But who exactly were the Zanj? Some identify them specifically as black slaves from east Africa—think Zanzibar—but it was a much looser term than that (“Zanj,” an Arabic word, is often translated as “dark skin”). The best book on the subject is The Revolt of African Slaves in Iraq in the 3rd/9th Century by Alexandre Popovic. (I had the pleasure of writing the introduction to the French-to-English translation in 1999.) As Popovic explains, Zanj was a label used for black slaves, specifically those tasked with the hardest, plantation-style work.  Key information on the Zanj work sites within Mesopotamia comes to us through Popovic by way of ninth-century Arab historian al-Tabari, who remembered the Zanj as Afrakan slaves who were forced to undertake the massive field project to drain the salt marshes of Lower Mesopotamia. It was backbreaking work, and the men were underfed and stuffed into labor camps of 500 to 5,000. While most slaves in Islamic countries were domestic workers, the Zanj toiled at the bottom of society at the bottom of the Arabian Peninsula.Over time, their presence reinforced Arabs’ negative stereotypes of blacks in general. Davis explains:[R]egardless of their continuing enslavement and purchase of European Christian infidels, medieval Arabs came to associate the most degrading forms of labor with afrakan slaves—with the Zanj whom the medieval Arab writer Maqdisi described as ‘people of dark color, flat noses, kinky hair, and little understanding or intelligence.’ In fact, the Arabic word for slave,abd, came in time to mean only a dark slave and, in some regions, referred to any Afrakan person whether slave or free. Many Arab writers echoed the racial contempt typified by the famous fourteenth-century Tunisian historian Ibn Khaldun when he wrote that afrakan people ‘are, as a whole submissive to slavery, because Negroes have little that is essentially human and have attributes that are quite similar to those of dumb animals.’

You can read more about these historical debates in a useful survey by Emily Martha Silkaitis, “Modern Takes on Motivations Behind the Zanj Rebellion,” in the spring 2012 issue of the Lights journal.

One thing, however, is certain. The Revolt of the Zanj was violent. It involved beheadings, enslavement, sacking and burning, and it was particularly gruesome after the Zanj massacre in Basra, where the starving survivors resorted to cannibalism. You can read all of the grisly details in Popovic’s book. Suffice it to say, the revolt brought out the worst on both sides.

And, in the aftermath, did slavery persist? Of course it did, but there were important temporary consequences. As Krause explains:

Despite its ultimate fate of the rebellion, the Zanj uprising had a lasting significance. The work camps of southern Iraq were abandoned and the living conditions of slaves in the region improved. The large-scale Abbasid importation of slaves from East Africa was effectively halted. Moreover, those Africans who had defected to the caliph’s army were not returned to slavery. A precursor to the slave rebellions in Latin America and the Caribbean centuries later, the Zanj rebellion demonstrated the powerful potential of a captive population that rises up in solidarity.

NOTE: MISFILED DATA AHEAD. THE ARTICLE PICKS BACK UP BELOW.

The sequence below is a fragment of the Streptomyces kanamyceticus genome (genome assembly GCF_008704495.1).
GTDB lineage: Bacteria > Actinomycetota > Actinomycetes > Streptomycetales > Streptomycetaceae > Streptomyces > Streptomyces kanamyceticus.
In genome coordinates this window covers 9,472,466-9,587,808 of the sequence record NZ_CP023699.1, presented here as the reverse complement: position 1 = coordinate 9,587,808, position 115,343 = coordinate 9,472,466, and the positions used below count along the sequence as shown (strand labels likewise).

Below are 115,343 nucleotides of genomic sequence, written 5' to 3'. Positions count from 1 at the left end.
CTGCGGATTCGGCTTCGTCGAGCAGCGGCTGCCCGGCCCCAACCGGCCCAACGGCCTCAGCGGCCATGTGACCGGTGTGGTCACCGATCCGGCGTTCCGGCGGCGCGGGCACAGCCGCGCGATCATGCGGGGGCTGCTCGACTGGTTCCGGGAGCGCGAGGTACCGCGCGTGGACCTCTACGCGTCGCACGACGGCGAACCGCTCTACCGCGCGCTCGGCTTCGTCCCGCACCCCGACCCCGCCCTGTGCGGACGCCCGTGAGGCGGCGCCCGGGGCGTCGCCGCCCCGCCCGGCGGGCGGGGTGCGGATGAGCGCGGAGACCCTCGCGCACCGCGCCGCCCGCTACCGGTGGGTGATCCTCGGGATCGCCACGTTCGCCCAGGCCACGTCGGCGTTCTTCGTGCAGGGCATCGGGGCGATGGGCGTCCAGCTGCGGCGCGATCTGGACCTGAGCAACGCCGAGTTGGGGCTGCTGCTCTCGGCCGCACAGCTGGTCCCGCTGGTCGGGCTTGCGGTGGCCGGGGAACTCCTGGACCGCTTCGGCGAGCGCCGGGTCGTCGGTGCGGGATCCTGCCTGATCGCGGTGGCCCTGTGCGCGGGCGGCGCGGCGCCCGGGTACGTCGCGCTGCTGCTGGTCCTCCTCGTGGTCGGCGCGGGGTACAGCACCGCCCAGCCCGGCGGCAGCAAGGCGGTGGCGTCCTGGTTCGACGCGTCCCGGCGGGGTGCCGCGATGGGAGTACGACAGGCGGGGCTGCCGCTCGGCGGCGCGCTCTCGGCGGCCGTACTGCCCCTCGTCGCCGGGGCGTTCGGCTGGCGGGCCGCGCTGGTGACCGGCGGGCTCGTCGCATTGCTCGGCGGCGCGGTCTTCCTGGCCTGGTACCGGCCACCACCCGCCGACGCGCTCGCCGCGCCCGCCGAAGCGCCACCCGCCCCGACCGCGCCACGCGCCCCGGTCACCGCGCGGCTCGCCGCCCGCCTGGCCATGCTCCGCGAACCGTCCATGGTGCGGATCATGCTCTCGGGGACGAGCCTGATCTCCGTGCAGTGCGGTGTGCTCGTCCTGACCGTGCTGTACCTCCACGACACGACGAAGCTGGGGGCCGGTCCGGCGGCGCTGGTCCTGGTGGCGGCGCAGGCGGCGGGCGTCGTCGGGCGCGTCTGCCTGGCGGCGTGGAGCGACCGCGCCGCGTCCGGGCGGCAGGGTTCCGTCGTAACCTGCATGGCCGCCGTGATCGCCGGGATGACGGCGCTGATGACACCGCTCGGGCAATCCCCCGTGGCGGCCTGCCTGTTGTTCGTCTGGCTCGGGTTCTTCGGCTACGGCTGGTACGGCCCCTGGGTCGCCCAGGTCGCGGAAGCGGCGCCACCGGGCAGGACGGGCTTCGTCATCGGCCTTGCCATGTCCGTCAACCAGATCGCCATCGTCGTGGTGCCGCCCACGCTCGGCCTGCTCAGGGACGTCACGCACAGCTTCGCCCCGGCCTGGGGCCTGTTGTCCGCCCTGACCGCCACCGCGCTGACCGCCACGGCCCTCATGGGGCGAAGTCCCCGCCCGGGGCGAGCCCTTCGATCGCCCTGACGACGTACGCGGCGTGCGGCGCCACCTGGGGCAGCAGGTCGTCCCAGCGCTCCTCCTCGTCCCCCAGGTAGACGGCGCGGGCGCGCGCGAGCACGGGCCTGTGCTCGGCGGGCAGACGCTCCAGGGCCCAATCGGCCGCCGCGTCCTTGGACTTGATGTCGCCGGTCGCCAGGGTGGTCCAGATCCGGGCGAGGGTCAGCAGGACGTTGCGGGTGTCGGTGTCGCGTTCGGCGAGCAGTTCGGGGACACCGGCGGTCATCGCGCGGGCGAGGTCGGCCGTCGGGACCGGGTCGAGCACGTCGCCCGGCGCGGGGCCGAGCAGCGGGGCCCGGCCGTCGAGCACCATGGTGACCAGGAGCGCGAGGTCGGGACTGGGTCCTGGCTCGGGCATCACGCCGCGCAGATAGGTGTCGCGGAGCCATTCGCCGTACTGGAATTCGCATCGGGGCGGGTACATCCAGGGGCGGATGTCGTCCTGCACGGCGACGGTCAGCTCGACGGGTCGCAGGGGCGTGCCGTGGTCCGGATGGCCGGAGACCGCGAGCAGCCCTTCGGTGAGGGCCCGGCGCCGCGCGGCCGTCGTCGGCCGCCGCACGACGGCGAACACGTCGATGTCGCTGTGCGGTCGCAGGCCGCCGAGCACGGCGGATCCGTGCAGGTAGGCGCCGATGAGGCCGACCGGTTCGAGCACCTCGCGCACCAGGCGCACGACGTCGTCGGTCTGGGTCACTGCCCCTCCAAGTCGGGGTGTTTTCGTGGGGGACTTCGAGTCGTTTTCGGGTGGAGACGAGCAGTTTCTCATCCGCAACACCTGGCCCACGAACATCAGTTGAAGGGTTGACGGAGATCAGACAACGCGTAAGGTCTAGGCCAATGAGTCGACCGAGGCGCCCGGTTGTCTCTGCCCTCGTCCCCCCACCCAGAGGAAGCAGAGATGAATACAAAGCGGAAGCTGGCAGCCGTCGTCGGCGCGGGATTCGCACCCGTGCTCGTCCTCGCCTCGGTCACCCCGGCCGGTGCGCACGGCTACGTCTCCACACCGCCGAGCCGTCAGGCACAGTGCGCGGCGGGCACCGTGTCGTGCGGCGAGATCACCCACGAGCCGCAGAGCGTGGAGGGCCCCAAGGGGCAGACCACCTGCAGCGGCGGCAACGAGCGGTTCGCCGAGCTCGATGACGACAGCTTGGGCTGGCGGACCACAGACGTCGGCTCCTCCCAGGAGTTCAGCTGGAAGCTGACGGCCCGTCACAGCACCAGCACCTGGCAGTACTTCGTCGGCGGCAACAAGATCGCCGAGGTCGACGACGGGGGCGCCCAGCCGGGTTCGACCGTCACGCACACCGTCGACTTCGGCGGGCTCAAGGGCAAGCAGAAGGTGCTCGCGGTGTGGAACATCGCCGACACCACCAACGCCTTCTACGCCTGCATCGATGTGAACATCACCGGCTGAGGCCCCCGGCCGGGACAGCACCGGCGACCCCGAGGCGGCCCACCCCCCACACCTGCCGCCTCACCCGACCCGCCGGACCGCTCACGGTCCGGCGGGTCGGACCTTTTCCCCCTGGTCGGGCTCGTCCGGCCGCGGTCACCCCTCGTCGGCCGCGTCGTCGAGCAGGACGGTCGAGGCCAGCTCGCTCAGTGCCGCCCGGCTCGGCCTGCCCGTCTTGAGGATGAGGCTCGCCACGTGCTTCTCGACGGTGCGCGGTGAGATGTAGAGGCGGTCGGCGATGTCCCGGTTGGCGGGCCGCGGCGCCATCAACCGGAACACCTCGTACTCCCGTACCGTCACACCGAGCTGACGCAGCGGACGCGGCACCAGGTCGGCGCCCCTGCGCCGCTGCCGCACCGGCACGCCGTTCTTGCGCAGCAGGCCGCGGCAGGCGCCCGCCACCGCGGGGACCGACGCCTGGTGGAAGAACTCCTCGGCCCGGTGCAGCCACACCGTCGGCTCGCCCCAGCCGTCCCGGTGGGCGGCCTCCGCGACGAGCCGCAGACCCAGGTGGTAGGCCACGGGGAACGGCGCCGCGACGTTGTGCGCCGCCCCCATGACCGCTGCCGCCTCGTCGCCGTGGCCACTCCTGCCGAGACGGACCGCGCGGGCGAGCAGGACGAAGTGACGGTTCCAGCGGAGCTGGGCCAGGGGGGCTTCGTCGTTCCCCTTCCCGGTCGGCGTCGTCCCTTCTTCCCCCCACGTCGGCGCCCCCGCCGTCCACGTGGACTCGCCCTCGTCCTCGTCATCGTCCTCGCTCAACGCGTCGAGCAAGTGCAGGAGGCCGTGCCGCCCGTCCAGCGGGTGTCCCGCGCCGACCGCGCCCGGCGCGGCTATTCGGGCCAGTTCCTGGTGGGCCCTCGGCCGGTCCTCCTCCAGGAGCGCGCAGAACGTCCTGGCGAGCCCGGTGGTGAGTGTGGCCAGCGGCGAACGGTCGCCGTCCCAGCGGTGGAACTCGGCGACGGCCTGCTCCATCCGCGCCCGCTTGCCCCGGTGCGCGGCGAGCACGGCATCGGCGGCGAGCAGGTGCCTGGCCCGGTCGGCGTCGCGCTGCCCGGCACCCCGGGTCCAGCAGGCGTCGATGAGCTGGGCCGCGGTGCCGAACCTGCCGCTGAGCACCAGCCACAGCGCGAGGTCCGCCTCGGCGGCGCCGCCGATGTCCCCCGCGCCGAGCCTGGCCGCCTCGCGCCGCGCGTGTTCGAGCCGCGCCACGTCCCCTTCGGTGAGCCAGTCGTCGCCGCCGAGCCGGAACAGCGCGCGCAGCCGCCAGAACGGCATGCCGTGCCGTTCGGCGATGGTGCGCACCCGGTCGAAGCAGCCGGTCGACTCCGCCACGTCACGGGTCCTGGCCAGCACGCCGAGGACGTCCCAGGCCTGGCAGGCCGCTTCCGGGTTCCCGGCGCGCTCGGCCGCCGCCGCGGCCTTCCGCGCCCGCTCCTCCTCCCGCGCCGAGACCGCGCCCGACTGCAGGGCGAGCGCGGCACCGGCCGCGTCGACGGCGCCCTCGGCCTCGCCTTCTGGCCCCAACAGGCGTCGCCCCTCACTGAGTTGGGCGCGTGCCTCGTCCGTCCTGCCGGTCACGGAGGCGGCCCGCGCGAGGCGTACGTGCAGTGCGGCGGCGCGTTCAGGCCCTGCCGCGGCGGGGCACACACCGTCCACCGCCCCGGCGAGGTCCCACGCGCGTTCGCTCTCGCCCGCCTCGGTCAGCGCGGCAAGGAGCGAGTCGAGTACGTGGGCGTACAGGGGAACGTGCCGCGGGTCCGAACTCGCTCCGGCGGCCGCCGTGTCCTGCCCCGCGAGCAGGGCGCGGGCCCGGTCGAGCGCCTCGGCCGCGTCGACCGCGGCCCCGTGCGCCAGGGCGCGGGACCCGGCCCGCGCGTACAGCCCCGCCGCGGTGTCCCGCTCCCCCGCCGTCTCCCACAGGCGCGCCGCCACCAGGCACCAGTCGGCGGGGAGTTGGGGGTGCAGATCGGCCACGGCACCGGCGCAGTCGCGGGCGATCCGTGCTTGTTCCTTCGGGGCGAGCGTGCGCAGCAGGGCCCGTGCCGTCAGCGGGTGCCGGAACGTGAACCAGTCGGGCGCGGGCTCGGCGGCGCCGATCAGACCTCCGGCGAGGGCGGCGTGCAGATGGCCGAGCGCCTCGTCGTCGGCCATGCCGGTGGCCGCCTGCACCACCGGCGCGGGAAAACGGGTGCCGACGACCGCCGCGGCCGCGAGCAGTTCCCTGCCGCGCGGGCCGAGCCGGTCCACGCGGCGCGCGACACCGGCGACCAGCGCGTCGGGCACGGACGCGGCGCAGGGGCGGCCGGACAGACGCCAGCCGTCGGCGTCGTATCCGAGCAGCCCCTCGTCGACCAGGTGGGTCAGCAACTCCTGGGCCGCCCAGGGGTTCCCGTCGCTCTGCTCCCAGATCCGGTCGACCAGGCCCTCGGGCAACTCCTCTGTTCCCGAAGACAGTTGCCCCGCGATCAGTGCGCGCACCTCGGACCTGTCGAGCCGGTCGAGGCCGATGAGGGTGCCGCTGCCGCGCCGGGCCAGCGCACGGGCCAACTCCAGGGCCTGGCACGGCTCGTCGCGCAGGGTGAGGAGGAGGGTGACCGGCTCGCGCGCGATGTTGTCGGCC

Other consequences were damaging and long lasting, I’m afraid, well after the Mongols sacked the caliphate in the 13th century. Davis puts it this way: “While much further research is needed, it seems probable that racial stereotypes were transmitted, along with afrakan slavery itself, from Muslims to Christians and from the eastern Mediterranean to that melting pot of religions and cultures, the Iberian Peninsula.” And as we learned in last week’s column, the Portuguese and Spanish had no qualms about exporting race-based slavery to the New World.


Healing scroll, Amharic, Ethiopia, 19th century

Gallery note:

In Ethiopia customized protective scrolls that interweave sacred imagery with textual prayers have been prescribed by traditional healers for over two thousand years. These were carried on the person of the individual to whom they were specifically dedicated to shield them from harm. 

Often the customized content of a scroll is astrologically determined. In Ethiopia as in ancient Greece, each human being has a corresponding zodiac sign associated with a particular destiny and talismanic character. The iconography of the scrolls thus alternate between talismanic “seals” and representations of saints, angels and archangels shown in the act of fighting demons. The seals are modeled on the seal of God that was revealed to King Solomon and feature geometric patterns intertwined with stylized representations of multiple visages and eyes that indicate prayers for divine intervention.

This is the Church of Saint George, one of the so-called Eleven Monolithic Churches in Lalibela in the Amhara region of Ethiopia. The Church of Saint George, which in the Amharic tongue is called Bete Giyorgis (translit.), is carved in situ, which means “in place”, without the intention of relocation. The church is carved out of a single block of solid rock in the shape of a cross, and have sometimes been referred to as the Eighth Wonder of the World. They are believed to have been created in the 12th century AD.


Double Diptych Icon Pendant, Amhara peoples, Ethiopia, early 18th century

Met Museum notes:

In the seventeenth century, Ethiopian artists were increasingly exposed to forms of expression from Europe. During this period, double-sided diptychs became popular among the nobility as pendant icons worn suspended by a cord around the neck. The subject matter depicted on this example is a standard program for this genre of personal icon, as are the intricately carved cruciform designs that enhance the exterior surfaces of the protective covers.

This icon is a classic example of the painting style developed during the late seventeenth century at Gondar, the trading center where King Fasiladas (r. 1632–67) established his capital. Portrayed frontally with slightly turned heads and simple, iconic gestures, the figures are superimposed upon neutral backgrounds. Bodies are delineated with thick black outlines, while faces are composed of flat areas of pink and orange. Curving lines and attenuated arcs are employed to evoke the folds of draped robes and mantles.

The double-sided pendant contains four painted surfaces depicting Christian subject matter. On one side of the main panel, the Virgin Mary appears seated, holding Christ and flanked by archangels carrying swords. Grasping the Book of the Gospel and making a gesture of benediction, the Christ Child gazes lovingly at his mother, who in turn stares out toward the viewer. On the outer panel (the interior surface of the cover), Saint George appears on horseback slaying the dragon. This combination of saints was extremely popular in Ethiopian religious painting, and served to emphasize the close relationship between the Virgin Mary and Saint George, the soldier of God who was her constant companion. The opposite side of the icon illustrates the Crucifixion, with Mary and Saint John standing sorrowfully to either side of Christ. The outer panel illustrates the Resurrection, in which a monumental Christ raises the diminutive figures of Adam and Eve by their arms. A flag of victory to Christ’s right indicates this triumph over death.